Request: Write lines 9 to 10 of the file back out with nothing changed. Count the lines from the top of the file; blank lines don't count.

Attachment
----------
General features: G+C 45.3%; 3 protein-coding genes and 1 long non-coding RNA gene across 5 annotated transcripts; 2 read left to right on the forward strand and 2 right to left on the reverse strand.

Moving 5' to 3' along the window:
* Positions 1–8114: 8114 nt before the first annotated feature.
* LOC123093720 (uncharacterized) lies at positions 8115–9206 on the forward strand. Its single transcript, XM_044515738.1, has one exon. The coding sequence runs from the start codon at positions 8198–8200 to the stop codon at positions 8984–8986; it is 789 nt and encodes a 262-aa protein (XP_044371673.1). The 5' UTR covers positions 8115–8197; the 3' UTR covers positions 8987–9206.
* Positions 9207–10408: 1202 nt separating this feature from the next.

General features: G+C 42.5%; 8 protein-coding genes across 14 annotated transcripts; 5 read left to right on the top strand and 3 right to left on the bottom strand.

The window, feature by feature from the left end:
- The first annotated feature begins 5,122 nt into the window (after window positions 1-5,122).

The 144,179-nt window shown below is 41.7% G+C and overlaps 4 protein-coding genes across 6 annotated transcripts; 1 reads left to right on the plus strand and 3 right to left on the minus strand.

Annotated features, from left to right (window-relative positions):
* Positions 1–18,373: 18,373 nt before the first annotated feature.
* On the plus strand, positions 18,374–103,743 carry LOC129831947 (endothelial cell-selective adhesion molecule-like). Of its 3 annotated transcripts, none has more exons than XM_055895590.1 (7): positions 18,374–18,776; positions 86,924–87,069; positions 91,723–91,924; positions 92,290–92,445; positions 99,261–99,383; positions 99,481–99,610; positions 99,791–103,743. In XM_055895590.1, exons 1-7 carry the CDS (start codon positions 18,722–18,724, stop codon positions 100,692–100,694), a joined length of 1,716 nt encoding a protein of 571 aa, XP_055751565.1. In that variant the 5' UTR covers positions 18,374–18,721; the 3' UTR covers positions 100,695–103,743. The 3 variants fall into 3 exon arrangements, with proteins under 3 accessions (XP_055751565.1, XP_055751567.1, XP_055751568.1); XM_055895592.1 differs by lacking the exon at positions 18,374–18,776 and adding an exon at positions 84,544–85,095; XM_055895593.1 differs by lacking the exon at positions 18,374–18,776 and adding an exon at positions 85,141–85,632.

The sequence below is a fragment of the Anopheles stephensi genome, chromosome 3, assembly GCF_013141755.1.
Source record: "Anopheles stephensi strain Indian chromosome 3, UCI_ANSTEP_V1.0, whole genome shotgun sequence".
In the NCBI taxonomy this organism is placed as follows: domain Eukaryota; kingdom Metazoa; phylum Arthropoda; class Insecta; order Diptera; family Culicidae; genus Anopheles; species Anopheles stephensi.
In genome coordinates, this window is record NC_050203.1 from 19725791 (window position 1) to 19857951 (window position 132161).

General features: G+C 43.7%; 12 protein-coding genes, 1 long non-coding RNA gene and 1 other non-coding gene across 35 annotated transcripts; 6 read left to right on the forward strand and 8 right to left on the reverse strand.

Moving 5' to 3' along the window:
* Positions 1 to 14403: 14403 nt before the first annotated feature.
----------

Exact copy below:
The 144,179-nt window shown below is 41.7% G+C and overlaps 4 protein-coding genes across 6 annotated transcripts; 1 reads left to right on the plus strand and 3 right to left on the minus strand.

Annotated features, from left to right (window-relative positions):